[13] International Digital Image Correlation Society, A Good Practices Guide for Digital Image Correlation, Jones, E.M.C. et Iadicola, M.A. (Eds.), 2018.

[14] O. Faugeras, Q. Luong, et S. Maybank, “Camera self-calibration: Theory and experiments”, dans Proc. 2nd ECCV, pp. 321–334, Springer-Verlag, 1992.

[15] J.-E. Dufour, F. Hild, et S. Roux, “Shape, Displacement and Mechanical Properties from Isogeometric Multiview Stereocorrelation”, J. Strain Analysis, vol. 50, no. 7, pp. 470–487, 2015.

[16] F. Hild et S. Roux, “Procédé de mesures tridimensionnelles par stéréo-corrélation utilisant une représentation paramétrique de l’objet mesuré”, Dec. 6 2013. Patent n°FR2991448.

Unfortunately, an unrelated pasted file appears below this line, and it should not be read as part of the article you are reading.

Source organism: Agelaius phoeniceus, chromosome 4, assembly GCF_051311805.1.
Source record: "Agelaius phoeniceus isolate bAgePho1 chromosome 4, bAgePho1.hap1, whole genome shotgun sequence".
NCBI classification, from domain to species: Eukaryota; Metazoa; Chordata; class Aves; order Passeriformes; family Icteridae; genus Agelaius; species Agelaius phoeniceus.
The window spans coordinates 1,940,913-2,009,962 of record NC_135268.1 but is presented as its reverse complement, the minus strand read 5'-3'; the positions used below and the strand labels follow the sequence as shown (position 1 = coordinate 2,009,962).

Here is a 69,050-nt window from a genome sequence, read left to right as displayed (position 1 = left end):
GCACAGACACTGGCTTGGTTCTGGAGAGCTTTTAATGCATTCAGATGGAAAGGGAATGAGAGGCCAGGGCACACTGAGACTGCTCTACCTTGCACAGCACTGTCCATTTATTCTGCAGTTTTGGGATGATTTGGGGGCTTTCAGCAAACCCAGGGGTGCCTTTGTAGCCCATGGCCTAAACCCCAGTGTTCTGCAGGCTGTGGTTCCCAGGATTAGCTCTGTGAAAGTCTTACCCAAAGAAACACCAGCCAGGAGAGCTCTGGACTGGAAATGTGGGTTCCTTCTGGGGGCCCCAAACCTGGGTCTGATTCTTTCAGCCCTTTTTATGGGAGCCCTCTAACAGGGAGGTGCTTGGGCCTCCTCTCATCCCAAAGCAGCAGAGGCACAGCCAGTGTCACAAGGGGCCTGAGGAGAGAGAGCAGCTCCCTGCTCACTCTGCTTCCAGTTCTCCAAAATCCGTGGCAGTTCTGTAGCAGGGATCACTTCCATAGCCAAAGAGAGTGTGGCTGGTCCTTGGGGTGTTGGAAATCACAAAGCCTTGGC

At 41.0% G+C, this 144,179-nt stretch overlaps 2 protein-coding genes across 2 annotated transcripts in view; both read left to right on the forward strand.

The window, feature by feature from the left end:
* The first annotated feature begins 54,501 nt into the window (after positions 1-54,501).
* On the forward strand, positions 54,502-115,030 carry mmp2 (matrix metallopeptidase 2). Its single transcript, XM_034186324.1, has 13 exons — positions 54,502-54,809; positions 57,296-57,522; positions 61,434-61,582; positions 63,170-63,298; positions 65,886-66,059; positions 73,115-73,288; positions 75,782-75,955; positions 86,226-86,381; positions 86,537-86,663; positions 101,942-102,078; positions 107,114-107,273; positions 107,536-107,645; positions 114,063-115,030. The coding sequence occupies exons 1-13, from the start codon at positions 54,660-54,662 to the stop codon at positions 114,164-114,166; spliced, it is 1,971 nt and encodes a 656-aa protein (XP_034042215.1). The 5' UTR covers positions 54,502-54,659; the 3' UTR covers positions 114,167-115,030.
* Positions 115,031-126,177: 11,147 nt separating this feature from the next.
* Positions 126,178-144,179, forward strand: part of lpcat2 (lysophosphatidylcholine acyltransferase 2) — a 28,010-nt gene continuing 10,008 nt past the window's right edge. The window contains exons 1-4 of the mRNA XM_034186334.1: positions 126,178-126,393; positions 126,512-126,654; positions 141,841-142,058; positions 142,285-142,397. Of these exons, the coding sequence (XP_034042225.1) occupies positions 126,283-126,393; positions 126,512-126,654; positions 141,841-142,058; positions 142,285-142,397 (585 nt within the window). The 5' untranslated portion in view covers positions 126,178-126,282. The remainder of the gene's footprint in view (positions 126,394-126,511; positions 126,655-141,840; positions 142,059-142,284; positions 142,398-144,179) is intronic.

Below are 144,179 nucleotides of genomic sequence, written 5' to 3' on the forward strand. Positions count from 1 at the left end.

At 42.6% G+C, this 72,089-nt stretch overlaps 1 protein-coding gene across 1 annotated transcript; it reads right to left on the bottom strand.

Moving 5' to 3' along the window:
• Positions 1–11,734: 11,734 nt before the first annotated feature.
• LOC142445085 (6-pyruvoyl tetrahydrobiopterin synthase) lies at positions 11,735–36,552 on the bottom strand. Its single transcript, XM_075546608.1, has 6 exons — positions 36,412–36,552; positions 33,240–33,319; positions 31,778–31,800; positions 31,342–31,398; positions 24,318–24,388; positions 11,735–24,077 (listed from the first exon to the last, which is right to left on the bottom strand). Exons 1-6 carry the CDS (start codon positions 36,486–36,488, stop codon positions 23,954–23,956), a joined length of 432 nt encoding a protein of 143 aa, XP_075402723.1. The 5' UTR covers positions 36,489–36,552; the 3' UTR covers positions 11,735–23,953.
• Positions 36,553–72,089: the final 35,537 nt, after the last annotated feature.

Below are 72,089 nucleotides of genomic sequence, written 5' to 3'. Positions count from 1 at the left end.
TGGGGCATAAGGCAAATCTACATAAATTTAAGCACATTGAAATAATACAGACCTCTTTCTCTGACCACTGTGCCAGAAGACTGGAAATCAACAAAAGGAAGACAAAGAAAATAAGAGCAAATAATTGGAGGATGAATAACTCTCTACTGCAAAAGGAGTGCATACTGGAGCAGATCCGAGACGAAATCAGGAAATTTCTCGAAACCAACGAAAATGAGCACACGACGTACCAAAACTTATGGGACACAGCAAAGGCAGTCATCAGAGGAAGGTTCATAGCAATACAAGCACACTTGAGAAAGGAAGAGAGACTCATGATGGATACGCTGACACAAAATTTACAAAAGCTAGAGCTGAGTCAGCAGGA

[17] J.-E. Dufour, B. Beaubier, S. Roux, et F. Hild, “Displacement measurement using CAD-based stereo-correlation with meshes”, in ICEM conference, 2014.

[18] L. Dubreuil, J.-E. Dufour, Y. Quinsat, et F. Hild, “Mesh-Based Shape Measurements with Stereocorrelation: Principle and First Results”, Exp. Mech., no. 56, pp. 1231–1242, 2016.